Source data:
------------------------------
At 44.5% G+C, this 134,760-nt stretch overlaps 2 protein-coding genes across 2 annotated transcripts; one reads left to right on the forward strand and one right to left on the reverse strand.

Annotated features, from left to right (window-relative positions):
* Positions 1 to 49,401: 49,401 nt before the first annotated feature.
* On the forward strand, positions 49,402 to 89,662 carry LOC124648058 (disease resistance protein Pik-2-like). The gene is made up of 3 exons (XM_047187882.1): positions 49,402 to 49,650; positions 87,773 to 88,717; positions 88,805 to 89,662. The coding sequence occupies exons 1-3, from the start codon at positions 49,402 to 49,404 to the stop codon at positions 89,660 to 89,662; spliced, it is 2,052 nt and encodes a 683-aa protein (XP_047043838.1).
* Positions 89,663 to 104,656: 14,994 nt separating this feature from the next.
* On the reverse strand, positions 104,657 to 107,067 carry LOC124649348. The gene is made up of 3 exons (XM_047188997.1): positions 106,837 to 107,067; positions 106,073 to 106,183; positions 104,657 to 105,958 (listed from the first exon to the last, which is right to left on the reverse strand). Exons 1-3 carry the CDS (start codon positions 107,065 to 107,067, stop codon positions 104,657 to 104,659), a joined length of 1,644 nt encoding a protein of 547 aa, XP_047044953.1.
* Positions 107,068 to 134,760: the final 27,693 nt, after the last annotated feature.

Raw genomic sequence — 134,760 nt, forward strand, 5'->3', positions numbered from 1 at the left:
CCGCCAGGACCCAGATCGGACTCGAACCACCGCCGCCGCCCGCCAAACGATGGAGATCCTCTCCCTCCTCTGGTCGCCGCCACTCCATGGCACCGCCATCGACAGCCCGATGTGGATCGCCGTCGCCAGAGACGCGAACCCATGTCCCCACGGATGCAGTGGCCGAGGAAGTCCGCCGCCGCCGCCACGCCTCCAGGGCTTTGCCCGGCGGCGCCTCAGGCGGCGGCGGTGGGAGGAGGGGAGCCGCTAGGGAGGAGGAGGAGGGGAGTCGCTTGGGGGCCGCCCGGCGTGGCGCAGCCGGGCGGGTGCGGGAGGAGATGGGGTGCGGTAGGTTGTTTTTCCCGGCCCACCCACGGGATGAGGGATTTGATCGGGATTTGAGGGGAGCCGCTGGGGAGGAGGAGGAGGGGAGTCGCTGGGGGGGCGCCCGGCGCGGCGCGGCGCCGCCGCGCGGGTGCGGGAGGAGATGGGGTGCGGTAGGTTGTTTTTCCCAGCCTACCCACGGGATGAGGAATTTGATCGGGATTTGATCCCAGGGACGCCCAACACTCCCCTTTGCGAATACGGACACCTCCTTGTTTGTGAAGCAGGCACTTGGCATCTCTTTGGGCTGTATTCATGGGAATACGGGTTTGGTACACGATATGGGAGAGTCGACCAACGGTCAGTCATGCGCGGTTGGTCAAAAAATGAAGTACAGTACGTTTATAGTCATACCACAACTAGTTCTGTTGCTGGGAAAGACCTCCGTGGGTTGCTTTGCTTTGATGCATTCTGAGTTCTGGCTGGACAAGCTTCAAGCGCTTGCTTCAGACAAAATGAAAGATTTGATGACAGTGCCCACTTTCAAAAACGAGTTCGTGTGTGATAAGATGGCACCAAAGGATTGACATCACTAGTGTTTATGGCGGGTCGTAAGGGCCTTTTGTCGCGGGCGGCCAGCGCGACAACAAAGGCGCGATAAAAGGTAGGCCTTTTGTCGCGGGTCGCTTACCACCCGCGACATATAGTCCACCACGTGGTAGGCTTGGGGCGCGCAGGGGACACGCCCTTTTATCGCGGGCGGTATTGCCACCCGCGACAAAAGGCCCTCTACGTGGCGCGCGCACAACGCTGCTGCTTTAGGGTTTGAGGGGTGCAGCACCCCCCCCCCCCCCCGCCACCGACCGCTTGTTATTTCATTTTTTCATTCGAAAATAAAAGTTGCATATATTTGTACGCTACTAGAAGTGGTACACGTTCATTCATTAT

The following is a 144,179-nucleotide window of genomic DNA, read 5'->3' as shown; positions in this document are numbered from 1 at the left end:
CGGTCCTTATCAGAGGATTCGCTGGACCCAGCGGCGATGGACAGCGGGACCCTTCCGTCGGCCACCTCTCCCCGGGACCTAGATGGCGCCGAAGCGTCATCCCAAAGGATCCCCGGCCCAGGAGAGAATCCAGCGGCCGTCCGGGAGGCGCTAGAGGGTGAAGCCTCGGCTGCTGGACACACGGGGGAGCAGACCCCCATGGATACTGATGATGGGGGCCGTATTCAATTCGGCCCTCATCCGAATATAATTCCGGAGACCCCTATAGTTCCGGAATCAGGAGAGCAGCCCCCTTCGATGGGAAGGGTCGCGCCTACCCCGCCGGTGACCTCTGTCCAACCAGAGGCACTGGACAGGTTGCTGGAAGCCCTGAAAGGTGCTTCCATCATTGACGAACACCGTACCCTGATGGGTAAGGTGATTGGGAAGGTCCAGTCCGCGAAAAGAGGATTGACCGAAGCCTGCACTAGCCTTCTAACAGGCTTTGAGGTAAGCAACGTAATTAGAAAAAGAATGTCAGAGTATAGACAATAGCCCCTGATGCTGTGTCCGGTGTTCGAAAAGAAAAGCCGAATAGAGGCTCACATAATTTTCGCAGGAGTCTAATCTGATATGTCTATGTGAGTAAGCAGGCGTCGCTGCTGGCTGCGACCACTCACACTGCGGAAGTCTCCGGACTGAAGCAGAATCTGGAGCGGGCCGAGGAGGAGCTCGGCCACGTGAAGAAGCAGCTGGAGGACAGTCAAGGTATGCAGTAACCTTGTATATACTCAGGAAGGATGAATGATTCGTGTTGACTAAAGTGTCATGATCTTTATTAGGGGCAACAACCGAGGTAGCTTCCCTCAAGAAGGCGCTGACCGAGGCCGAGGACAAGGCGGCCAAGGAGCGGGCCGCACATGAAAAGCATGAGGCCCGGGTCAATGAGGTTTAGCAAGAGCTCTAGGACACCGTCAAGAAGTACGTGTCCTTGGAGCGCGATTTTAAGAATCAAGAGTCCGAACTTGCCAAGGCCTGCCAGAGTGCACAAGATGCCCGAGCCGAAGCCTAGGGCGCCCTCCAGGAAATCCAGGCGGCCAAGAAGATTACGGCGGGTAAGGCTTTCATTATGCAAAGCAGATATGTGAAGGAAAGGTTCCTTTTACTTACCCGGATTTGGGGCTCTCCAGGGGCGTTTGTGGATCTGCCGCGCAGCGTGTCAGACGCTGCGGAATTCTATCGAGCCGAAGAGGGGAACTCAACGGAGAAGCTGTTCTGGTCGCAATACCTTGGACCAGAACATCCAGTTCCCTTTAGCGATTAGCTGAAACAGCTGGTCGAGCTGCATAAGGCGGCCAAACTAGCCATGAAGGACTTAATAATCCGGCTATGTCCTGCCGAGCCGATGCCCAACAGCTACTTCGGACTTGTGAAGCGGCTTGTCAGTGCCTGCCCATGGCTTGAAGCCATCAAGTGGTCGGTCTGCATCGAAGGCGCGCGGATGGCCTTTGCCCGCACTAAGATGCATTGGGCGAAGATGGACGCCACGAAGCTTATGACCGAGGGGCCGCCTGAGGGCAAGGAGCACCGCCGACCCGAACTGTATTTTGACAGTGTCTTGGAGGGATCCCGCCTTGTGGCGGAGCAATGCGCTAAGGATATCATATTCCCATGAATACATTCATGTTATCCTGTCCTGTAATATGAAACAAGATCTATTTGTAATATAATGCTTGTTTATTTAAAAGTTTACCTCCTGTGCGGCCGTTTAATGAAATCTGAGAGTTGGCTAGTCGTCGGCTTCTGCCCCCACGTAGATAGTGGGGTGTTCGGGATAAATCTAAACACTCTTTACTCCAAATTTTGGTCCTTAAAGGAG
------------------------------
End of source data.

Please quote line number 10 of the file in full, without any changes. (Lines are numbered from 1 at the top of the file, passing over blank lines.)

The following is a 144,179-nucleotide window of genomic DNA, read 5'->3' as shown; positions in this document are numbered from 1 at the left end: